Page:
Margaret Tuke retired in 1929 and subsequently received a number of honours in recognition of her work in education. She became fellow of Bedford College in 1930; the following year the college paid tribute to her when the Tuke Building was opened in Regent's Park, and the college commissioned Francis Dodd to paint her portrait. She was appointed DBE in 1932, and was awarded an honorary doctorate by Reading University in 1937. During her retirement, as well as indulging her love of travel she served on the governing body of Hitchin Girls' Grammar School; she was a member of the international fellowship committee of the British Federation of University Women (she had previously been vice-president and president of the federation, and was also involved in the International Federation of University Women). She was asked to write a history of Bedford College, and her History of Bedford College for Women, 1849–1937 is characteristically modest in that it makes scant reference to her role in shaping developments in the college.

Politics interested Margaret Tuke throughout her life. She was the leader of the Conservatives in the Political Society at Newnham. She belonged to the Women's Local Government Society and later became an active member of the National Union of Women's Suffrage Societies. She was one of the original members of the Conservative and Unionist Women's Franchise Association. Her most passionate concern was, however, for women's education. She was a member of the Association of University Women Teachers and was, for a time, its president. She regretted the fact that few women seemed to see a university education as an end in itself, and wanted more women of the leisured classes to study for degrees (see her article 'Women students in the universities', Contemporary Review, 1928, 71–7). She also wanted women to be able to enter a greater variety of professions. She showed great concern for women who needed to earn their living, and for women who, like herself, never married. In 1928 she was appointed by the senate of London University to join the committee investigating the ban on women medical students at various London teaching hospitals.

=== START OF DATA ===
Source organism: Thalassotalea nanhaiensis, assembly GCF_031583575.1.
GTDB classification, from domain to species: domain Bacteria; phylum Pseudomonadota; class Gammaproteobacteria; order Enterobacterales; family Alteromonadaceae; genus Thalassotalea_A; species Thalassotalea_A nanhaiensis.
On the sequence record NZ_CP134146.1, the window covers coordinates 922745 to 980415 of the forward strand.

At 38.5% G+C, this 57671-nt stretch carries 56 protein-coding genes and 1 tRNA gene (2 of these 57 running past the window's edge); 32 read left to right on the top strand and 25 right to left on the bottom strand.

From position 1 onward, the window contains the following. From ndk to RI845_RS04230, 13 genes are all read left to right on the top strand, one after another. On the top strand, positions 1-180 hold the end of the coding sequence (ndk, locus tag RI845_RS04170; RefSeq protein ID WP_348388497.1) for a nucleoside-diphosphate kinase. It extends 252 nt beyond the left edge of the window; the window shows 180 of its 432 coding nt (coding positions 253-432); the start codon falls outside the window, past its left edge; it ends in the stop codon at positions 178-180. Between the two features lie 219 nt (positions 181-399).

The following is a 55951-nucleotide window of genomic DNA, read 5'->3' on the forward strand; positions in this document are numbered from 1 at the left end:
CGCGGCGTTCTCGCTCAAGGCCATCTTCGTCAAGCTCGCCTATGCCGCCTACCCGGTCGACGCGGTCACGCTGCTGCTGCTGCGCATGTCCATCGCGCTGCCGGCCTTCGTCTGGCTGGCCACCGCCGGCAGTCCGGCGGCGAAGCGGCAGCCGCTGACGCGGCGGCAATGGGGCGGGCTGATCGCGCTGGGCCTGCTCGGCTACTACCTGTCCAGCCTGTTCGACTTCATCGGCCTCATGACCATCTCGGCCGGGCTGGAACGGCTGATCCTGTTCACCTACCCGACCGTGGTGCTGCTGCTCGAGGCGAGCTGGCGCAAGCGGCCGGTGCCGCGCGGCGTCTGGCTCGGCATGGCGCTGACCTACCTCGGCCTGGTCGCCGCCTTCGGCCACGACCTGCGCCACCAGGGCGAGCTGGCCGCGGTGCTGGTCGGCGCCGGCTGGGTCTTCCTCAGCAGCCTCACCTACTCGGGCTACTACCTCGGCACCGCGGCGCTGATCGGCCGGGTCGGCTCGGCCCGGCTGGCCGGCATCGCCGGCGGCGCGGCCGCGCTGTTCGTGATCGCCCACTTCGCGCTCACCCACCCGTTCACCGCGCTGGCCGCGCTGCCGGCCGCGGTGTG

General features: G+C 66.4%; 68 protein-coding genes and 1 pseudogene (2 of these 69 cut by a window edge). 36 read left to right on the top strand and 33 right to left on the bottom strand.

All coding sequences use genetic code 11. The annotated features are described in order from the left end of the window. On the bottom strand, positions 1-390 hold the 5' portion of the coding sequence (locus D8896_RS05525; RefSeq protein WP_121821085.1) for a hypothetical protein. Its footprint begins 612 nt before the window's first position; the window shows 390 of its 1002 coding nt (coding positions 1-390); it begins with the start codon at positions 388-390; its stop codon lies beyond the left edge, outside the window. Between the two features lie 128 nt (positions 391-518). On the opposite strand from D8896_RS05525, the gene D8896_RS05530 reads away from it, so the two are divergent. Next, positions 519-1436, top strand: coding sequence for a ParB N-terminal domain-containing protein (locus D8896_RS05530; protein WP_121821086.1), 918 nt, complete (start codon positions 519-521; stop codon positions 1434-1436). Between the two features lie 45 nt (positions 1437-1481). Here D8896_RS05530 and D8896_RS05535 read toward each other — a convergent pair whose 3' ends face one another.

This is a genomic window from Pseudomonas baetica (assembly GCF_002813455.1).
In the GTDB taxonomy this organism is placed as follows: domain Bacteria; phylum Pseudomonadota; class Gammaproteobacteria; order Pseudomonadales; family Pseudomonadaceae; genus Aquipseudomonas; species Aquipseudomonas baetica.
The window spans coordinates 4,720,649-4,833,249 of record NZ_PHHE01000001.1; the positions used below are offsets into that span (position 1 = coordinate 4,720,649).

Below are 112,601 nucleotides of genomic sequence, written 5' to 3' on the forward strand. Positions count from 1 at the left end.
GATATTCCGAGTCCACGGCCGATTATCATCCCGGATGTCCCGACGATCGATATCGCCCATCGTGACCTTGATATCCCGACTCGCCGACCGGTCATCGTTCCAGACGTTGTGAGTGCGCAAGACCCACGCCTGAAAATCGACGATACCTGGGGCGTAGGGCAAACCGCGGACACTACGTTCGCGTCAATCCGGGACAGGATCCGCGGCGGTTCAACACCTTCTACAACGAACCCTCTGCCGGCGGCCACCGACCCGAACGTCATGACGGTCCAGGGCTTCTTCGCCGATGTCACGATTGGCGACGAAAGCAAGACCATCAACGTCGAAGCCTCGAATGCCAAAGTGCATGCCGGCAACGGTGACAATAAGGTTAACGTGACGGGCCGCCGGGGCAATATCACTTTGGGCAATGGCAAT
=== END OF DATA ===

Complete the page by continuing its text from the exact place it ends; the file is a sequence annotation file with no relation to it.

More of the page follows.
Nora Cooke-Hurle described in the Newnham College Roll how Margaret Tuke's 'small and slight body and wonderful eyes … struck one at first sight' (Cooke-Hurle, 1948). She impressed colleagues, friends, and family with her impartiality, her quiet determination to achieve her goals, and her deep humanity. Margaret Tuke died at her home, Rectory Manor, Pirton, near Hitchin, Hertfordshire, on 21 February 1947.

Sources

  • M. Tuke, ‘Autobiographical notes’, 1942, Newnham College Library, Cambridge [second copy in Royal Holloway College Library]
  • G. Jebb, The Fawcett lecture, 1952–1953, on the life of Dame Margaret Tuke (1952)
  • N. Cooke-Hurle, ‘Dame Margaret Janson Tuke’, Newnham College Roll Letter (1948)
  • G. Jebb, ‘Margaret Tuke as principal of Bedford College, 1907–1929’, Newnham College Roll Letter (1948)
  • M. J. Tuke, A history of Bedford College for Women, 1849–1937 (1939)
  • C. Dyhouse, No distinction of sex? women in British universities, 1870–1939 (1995)
  • [A. B. White and others], eds., Newnham College register, 1871–1971, 2nd edn, 1 (1979)

Archives

  • Newnham College, Cambridge, Newnham College papers
  • Royal Holloway College, London, Bedford College papers, personal file; autobiographical notes, corresp., and papers for her history of Bedford College, AR 150/D 203; RF 130

Likenesses

  • F. Dodd, oils, 1934, Royal Holloway College, Egham, Surrey, Founder's Building
  • eleven photographs, U. Lond., Royal Holloway archives
  • photograph, repro. in Tuke, A history of Bedford College [see illus.]
  • two portraits, Royal Holloway College, Egham, Surrey, Founder's Building

Wealth at Death

£24,861 5s. 7d.: probate, 16 June 1947, CGPLA Eng. & Wales